Poker is a card game played by two or more players. It combines the twin elements of chance and skill, and over time the application of skill can virtually eliminate the element of luck. There are many different forms of poker, but most of them have similar rules. The objective is to win the “pot,” which is the sum of all bets made in a given deal. A player can win the pot with a high hand or by making a bet that no other player calls.

Each player must contribute a stake to the pot before the cards are dealt. This contribution is called the ante. When it is your turn, you may either bet the same amount as the last player (called calling), or you may raise the bet (called raising). If a player does not want to raise his bet, he can check instead.

The dealer will then reveal the flop. The value of the hand is determined by the two personal cards in a player’s hands, and the five community cards on the table. It is important to know when to fold a bad hand, especially after the flop.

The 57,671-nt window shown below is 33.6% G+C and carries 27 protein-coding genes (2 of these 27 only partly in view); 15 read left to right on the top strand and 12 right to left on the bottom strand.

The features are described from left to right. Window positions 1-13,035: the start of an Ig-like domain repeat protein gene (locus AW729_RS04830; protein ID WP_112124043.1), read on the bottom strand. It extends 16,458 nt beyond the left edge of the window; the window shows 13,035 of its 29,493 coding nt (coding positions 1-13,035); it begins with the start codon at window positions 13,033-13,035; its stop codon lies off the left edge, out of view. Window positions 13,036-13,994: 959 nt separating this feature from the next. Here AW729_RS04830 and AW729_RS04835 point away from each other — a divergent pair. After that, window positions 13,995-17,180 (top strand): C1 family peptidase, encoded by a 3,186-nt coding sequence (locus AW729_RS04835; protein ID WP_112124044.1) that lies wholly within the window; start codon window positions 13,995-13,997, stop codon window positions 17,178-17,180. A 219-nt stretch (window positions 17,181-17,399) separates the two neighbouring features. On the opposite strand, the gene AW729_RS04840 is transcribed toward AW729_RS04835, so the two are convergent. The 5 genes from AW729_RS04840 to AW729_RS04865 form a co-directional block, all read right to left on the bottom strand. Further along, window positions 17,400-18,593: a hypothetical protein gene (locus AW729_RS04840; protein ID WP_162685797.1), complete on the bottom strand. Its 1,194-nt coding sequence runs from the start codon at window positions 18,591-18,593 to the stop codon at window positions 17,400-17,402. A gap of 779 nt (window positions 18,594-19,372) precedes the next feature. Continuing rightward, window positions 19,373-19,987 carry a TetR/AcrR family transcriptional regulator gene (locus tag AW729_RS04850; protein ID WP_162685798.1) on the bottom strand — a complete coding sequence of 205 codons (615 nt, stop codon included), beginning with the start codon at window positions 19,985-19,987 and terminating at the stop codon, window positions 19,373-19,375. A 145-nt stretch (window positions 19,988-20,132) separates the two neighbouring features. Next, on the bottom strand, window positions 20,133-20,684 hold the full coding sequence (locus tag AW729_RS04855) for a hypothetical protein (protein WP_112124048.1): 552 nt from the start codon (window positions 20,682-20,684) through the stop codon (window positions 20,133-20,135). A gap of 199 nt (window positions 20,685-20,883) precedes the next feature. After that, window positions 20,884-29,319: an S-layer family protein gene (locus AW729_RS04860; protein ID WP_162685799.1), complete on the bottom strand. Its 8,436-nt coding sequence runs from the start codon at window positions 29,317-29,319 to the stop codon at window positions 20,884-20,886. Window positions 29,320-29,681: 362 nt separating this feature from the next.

Observe experienced players and imagine how you would react in their position to develop your instincts. Pay special attention to how a player’s face changes when they are bluffing. Look for a hand over the mouth to conceal a smile, flaring nostrils, blinking excessively, a sweaty palm, or an increased pulse seen in the neck or temple. These are all tells that help other players identify a bluff.